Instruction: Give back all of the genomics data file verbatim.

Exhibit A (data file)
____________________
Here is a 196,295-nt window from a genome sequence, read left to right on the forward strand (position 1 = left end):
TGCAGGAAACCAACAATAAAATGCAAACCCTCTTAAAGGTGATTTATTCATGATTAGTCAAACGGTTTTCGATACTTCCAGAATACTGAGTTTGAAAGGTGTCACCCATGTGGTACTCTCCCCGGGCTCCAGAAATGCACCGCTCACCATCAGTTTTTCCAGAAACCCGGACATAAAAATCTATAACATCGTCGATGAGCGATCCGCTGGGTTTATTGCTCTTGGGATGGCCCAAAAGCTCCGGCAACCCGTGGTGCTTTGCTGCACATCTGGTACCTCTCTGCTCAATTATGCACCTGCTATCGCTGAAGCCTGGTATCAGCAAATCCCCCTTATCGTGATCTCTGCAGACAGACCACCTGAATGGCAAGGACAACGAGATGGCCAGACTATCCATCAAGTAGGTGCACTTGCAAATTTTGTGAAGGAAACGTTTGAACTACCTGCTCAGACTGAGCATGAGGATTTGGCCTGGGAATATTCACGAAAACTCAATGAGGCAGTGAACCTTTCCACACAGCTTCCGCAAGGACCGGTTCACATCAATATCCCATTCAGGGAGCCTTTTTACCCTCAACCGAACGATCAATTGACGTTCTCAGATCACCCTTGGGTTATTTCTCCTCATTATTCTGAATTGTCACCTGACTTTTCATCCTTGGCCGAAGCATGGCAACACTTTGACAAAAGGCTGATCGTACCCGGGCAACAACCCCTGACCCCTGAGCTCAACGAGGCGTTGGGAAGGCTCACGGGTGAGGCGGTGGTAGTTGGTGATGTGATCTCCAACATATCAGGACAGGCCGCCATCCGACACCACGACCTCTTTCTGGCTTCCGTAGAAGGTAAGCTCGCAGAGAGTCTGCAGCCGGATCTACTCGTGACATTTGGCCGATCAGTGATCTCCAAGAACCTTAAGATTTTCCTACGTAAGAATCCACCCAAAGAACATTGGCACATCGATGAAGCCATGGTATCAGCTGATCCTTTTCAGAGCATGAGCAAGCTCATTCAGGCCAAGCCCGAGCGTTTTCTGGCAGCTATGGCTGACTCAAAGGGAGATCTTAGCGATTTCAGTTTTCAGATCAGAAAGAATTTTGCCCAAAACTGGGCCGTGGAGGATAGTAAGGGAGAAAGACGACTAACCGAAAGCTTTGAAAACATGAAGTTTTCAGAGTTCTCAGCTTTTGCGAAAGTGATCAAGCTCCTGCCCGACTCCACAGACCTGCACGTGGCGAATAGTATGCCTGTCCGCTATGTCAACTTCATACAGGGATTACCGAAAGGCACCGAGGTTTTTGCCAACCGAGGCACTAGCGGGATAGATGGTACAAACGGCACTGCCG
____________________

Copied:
Here is a 196,295-nt window from a genome sequence, read left to right on the forward strand (position 1 = left end):
TGCAGGAAACCAACAATAAAATGCAAACCCTCTTAAAGGTGATTTATTCATGATTAGTCAAACGGTTTTCGATACTTCCAGAATACTGAGTTTGAAAGGTGTCACCCATGTGGTACTCTCCCCGGGCTCCAGAAATGCACCGCTCACCATCAGTTTTTCCAGAAACCCGGACATAAAAATCTATAACATCGTCGATGAGCGATCCGCTGGGTTTATTGCTCTTGGGATGGCCCAAAAGCTCCGGCAACCCGTGGTGCTTTGCTGCACATCTGGTACCTCTCTGCTCAATTATGCACCTGCTATCGCTGAAGCCTGGTATCAGCAAATCCCCCTTATCGTGATCTCTGCAGACAGACCACCTGAATGGCAAGGACAACGAGATGGCCAGACTATCCATCAAGTAGGTGCACTTGCAAATTTTGTGAAGGAAACGTTTGAACTACCTGCTCAGACTGAGCATGAGGATTTGGCCTGGGAATATTCACGAAAACTCAATGAGGCAGTGAACCTTTCCACACAGCTTCCGCAAGGACCGGTTCACATCAATATCCCATTCAGGGAGCCTTTTTACCCTCAACCGAACGATCAATTGACGTTCTCAGATCACCCTTGGGTTATTTCTCCTCATTATTCTGAATTGTCACCTGACTTTTCATCCTTGGCCGAAGCATGGCAACACTTTGACAAAAGGCTGATCGTACCCGGGCAACAACCCCTGACCCCTGAGCTCAACGAGGCGTTGGGAAGGCTCACGGGTGAGGCGGTGGTAGTTGGTGATGTGATCTCCAACATATCAGGACAGGCCGCCATCCGACACCACGACCTCTTTCTGGCTTCCGTAGAAGGTAAGCTCGCAGAGAGTCTGCAGCCGGATCTACTCGTGACATTTGGCCGATCAGTGATCTCCAAGAACCTTAAGATTTTCCTACGTAAGAATCCACCCAAAGAACATTGGCACATCGATGAAGCCATGGTATCAGCTGATCCTTTTCAGAGCATGAGCAAGCTCATTCAGGCCAAGCCCGAGCGTTTTCTGGCAGCTATGGCTGACTCAAAGGGAGATCTTAGCGATTTCAGTTTTCAGATCAGAAAGAATTTTGCCCAAAACTGGGCCGTGGAGGATAGTAAGGGAGAAAGACGACTAACCGAAAGCTTTGAAAACATGAAGTTTTCAGAGTTCTCAGCTTTTGCGAAAGTGATCAAGCTCCTGCCCGACTCCACAGACCTGCACGTGGCGAATAGTATGCCTGTCCGCTATGTCAACTTCATACAGGGATTACCGAAAGGCACCGAGGTTTTTGCCAACCGAGGCACTAGCGGGATAGATGGTACAAACGGCACTGCCG